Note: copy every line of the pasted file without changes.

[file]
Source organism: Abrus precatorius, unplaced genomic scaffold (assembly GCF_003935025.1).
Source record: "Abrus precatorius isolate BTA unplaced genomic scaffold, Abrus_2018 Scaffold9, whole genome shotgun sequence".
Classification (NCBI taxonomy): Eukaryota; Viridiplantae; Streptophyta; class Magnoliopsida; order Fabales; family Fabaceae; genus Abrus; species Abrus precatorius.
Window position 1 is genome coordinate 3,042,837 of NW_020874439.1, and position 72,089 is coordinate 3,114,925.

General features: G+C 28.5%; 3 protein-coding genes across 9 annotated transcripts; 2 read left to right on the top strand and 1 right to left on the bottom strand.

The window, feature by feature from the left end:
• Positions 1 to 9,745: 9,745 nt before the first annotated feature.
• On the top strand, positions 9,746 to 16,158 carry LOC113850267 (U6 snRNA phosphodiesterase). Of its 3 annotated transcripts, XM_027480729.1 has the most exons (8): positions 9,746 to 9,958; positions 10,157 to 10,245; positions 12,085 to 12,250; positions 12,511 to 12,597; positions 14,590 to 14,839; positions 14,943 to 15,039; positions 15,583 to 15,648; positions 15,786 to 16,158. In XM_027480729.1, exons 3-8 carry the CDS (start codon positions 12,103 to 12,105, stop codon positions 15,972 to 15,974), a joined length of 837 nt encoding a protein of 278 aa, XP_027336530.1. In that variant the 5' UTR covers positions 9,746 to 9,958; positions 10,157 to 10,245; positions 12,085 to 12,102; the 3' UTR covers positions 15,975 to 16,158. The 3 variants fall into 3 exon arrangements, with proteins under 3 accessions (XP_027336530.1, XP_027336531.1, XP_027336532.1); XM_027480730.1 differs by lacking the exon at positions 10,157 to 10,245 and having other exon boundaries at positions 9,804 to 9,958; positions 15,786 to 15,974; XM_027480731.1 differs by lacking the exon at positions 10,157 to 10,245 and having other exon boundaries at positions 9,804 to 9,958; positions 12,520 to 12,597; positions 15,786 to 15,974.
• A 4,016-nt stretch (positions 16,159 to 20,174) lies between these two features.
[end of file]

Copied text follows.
Source organism: Abrus precatorius, unplaced genomic scaffold (assembly GCF_003935025.1).
Source record: "Abrus precatorius isolate BTA unplaced genomic scaffold, Abrus_2018 Scaffold9, whole genome shotgun sequence".
Classification (NCBI taxonomy): Eukaryota; Viridiplantae; Streptophyta; class Magnoliopsida; order Fabales; family Fabaceae; genus Abrus; species Abrus precatorius.
Window position 1 is genome coordinate 3,042,837 of NW_020874439.1, and position 72,089 is coordinate 3,114,925.

General features: G+C 28.5%; 3 protein-coding genes across 9 annotated transcripts; 2 read left to right on the top strand and 1 right to left on the bottom strand.

The window, feature by feature from the left end:
• Positions 1 to 9,745: 9,745 nt before the first annotated feature.
• On the top strand, positions 9,746 to 16,158 carry LOC113850267 (U6 snRNA phosphodiesterase). Of its 3 annotated transcripts, XM_027480729.1 has the most exons (8): positions 9,746 to 9,958; positions 10,157 to 10,245; positions 12,085 to 12,250; positions 12,511 to 12,597; positions 14,590 to 14,839; positions 14,943 to 15,039; positions 15,583 to 15,648; positions 15,786 to 16,158. In XM_027480729.1, exons 3-8 carry the CDS (start codon positions 12,103 to 12,105, stop codon positions 15,972 to 15,974), a joined length of 837 nt encoding a protein of 278 aa, XP_027336530.1. In that variant the 5' UTR covers positions 9,746 to 9,958; positions 10,157 to 10,245; positions 12,085 to 12,102; the 3' UTR covers positions 15,975 to 16,158. The 3 variants fall into 3 exon arrangements, with proteins under 3 accessions (XP_027336530.1, XP_027336531.1, XP_027336532.1); XM_027480730.1 differs by lacking the exon at positions 10,157 to 10,245 and having other exon boundaries at positions 9,804 to 9,958; positions 15,786 to 15,974; XM_027480731.1 differs by lacking the exon at positions 10,157 to 10,245 and having other exon boundaries at positions 9,804 to 9,958; positions 12,520 to 12,597; positions 15,786 to 15,974.
• A 4,016-nt stretch (positions 16,159 to 20,174) lies between these two features.